Fort Bend County holds a prominent place in Texas history. Karankawa Indians once roamed the plains and inhabited the river bottoms. In the early 1820’s, the Anglo-American colonization of Texas under grants from the Spanish government was initiated. The arrival of Stephan F. Austin’s original colony of 300 families at the bend of the Brazos River was delayed until 1822 by the death of Moses Austin and the independence of Mexico. Ninety miles inland from the coast the settlers built a two-room cabin that was known both as Fort Settlement and Fort Bend. Fifty-three of the land grants to the early settlers were in Fort Bend. They found the area suitable for crops and livestock.
In 1837, the Congress of the Republic of Texas incorporated Richmond and eighteen other towns. Later in the same year, the County of Fort Bend was created from portions of Austin, Harris and Brazoria County. Notable citizens of the county included Jane Long, Mirabeau B. Lamar, and Samuel May Williams. During the Texas Revolution, many of the residents fled from Santa Anna’s troops in what became known as the Runaway Scrape. They returned to find their homes plundered and their livestock scattered or dead.
Richmond became a prosperous trade center for the surrounding agricultural region. Cotton and sugar and other products were sent down the Brazos River to the Port of Galveston. The early sugar cane plantations and farms supplied the Imperial Sugar industrial complex and its company town evolved into the current City of Sugar Land. When the railroad from Galveston through Richmond was built in the 1850’s, the county became a ready provider of agricultural products and raw materials to coastal markets and beyond. Cotton became and continues to be a staple of the agricultural economy.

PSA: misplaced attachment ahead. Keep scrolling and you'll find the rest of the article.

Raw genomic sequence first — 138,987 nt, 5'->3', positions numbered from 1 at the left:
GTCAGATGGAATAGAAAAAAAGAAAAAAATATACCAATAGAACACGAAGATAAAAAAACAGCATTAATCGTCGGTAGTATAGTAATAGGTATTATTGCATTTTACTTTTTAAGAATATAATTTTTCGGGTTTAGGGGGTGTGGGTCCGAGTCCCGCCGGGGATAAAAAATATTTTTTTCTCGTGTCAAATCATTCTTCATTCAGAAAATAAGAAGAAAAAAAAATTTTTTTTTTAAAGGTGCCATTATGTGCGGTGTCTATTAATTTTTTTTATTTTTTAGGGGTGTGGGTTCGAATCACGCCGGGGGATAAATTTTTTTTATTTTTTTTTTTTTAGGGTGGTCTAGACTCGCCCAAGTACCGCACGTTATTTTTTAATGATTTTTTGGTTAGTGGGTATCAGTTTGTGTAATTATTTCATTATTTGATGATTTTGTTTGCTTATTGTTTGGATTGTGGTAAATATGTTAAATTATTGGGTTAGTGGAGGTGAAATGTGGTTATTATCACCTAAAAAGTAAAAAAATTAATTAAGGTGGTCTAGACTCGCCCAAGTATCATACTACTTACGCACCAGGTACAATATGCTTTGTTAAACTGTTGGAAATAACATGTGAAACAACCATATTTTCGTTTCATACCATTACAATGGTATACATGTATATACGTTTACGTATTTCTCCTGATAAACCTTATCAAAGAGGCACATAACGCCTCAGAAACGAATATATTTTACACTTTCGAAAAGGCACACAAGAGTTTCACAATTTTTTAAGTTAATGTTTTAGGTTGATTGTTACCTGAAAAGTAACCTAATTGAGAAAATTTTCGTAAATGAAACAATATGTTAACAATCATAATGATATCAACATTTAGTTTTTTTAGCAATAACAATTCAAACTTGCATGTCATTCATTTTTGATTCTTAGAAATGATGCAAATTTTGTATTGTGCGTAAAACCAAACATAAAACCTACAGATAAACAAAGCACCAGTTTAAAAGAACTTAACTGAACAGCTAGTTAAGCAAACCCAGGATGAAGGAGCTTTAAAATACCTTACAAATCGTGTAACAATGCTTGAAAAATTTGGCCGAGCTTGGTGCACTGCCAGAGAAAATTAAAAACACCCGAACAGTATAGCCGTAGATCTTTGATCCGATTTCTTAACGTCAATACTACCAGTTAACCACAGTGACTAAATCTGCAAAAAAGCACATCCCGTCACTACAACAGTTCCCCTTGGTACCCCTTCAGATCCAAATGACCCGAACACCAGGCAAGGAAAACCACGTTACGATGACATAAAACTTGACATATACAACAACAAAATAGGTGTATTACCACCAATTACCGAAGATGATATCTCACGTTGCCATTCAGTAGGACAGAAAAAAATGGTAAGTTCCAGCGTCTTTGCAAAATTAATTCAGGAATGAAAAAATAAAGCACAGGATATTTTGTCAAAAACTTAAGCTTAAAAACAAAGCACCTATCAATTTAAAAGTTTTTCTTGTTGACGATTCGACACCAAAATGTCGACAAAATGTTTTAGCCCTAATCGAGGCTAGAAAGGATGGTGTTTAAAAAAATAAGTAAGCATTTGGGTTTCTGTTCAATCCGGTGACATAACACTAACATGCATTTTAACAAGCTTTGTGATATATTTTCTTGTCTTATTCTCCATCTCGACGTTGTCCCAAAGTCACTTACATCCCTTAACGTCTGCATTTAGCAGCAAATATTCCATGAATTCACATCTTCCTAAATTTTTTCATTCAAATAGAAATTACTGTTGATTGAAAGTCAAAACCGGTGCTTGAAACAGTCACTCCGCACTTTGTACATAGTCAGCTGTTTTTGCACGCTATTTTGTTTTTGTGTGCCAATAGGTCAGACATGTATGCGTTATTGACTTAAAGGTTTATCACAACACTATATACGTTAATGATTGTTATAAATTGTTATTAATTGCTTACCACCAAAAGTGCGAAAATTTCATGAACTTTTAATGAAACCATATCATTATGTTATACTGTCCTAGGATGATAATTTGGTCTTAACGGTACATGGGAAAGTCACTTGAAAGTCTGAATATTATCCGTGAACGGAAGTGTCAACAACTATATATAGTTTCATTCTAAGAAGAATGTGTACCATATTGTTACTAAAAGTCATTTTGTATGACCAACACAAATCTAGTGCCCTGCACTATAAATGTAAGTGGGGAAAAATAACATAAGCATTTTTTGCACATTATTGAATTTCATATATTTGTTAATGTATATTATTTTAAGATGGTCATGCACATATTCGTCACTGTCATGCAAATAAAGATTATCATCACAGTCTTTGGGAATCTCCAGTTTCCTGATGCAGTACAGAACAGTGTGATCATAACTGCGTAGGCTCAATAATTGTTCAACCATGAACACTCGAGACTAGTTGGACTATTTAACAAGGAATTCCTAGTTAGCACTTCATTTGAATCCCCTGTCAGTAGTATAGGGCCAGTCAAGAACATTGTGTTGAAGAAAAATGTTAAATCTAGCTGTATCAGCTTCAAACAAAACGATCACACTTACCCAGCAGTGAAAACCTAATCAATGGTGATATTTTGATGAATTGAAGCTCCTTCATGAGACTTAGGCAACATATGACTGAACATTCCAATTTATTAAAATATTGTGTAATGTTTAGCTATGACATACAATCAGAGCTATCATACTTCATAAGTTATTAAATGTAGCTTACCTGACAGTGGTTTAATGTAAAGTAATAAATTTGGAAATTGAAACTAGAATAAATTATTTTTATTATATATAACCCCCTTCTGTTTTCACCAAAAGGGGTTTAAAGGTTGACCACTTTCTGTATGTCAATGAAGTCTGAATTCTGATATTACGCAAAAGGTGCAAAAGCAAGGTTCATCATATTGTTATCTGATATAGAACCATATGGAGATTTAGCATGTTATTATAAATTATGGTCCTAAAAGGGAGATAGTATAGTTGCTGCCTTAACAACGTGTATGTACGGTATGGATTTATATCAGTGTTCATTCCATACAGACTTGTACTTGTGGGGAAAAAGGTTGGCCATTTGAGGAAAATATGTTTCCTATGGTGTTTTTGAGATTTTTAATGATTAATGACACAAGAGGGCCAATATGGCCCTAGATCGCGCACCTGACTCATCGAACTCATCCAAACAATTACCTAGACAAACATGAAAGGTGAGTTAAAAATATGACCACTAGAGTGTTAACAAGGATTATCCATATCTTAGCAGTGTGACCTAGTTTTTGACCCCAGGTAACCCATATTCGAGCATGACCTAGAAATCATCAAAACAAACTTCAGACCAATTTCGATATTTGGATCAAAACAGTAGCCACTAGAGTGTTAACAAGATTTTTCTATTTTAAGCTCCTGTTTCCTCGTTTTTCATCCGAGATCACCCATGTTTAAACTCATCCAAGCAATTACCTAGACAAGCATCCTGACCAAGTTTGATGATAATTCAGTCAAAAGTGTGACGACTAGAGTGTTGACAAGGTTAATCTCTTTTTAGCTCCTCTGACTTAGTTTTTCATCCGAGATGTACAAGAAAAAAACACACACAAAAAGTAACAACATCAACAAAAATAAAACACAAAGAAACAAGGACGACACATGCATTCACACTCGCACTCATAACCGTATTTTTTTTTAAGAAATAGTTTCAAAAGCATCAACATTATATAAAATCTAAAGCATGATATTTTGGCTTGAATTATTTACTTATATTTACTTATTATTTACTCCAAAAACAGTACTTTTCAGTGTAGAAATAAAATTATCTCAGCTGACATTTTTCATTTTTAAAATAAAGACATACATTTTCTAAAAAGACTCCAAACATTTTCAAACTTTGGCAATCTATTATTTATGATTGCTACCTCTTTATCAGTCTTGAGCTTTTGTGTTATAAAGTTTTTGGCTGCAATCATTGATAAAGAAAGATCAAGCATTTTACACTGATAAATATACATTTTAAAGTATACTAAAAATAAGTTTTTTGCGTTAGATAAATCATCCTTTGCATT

Much of the early prosperity based on the plantation system ended with the Civil War. At that time Fort Bend had a large black population, mostly slaves. Fort Bend planters and property owners generally supported the Confederacy and many joined Terry’s Texas Rangers, led by Benjamin F. Terry of Sugar Land. No battles reached the area, but the war’s duration and the economic, social and political hardships that followed put great stress on the community.
The years after the Civil War were a time of uneasy compromise between the political parties and officeholders. This resulted in a brief, but violent confrontation known as the Jaybird - Woodpecker War. During Reconstruction, several black men were elected to County offices, including Mr. Walter Burton, Sheriff and Tax Collector, Mr. Shade Croome, Justice of the Peace, Precinct 2, and Mr. Tom Taylor, Commissioner. Mr. Burton was later a state senator. The era of reconstruction lasted until 1888, when the Jaybird Party took control. They were powerful in Fort Bend County until the 1950’s.
Additional railroads further opened the county to new settlers, many from central Europe. Small productive family farms formed the central focus of the economic and social life from the 1880’s through World War II. Ranching and cotton production then began to replace the small farms. Missouri City, Stafford, and Rosenberg developed along the rail lines.
Discovery of oil and gas at Blueridge in the early 1920’s, followed by discoveries at Orchard and Thompsons, then later at Katy, signaled the beginning of Fort Bend’s petroleum industry. Production continues today in several areas of the county.
Beginning in the early 1970’s with Houston’s expansion, Fort Bend saw new growth in the form of increased residential development. Greatwood, New Territory and Cinco Ranch followed the master-planned communities of Quail Valley, First Colony and Pecan Grove. More recently Sienna Plantation, River Park East and West, Canyon Gate, Bridlewood and Texana have joined the ranks.
Fort Bend has a long and richly varied history and an exceedingly bright future as it continues to build on the foundations established by the original settlers of Texas.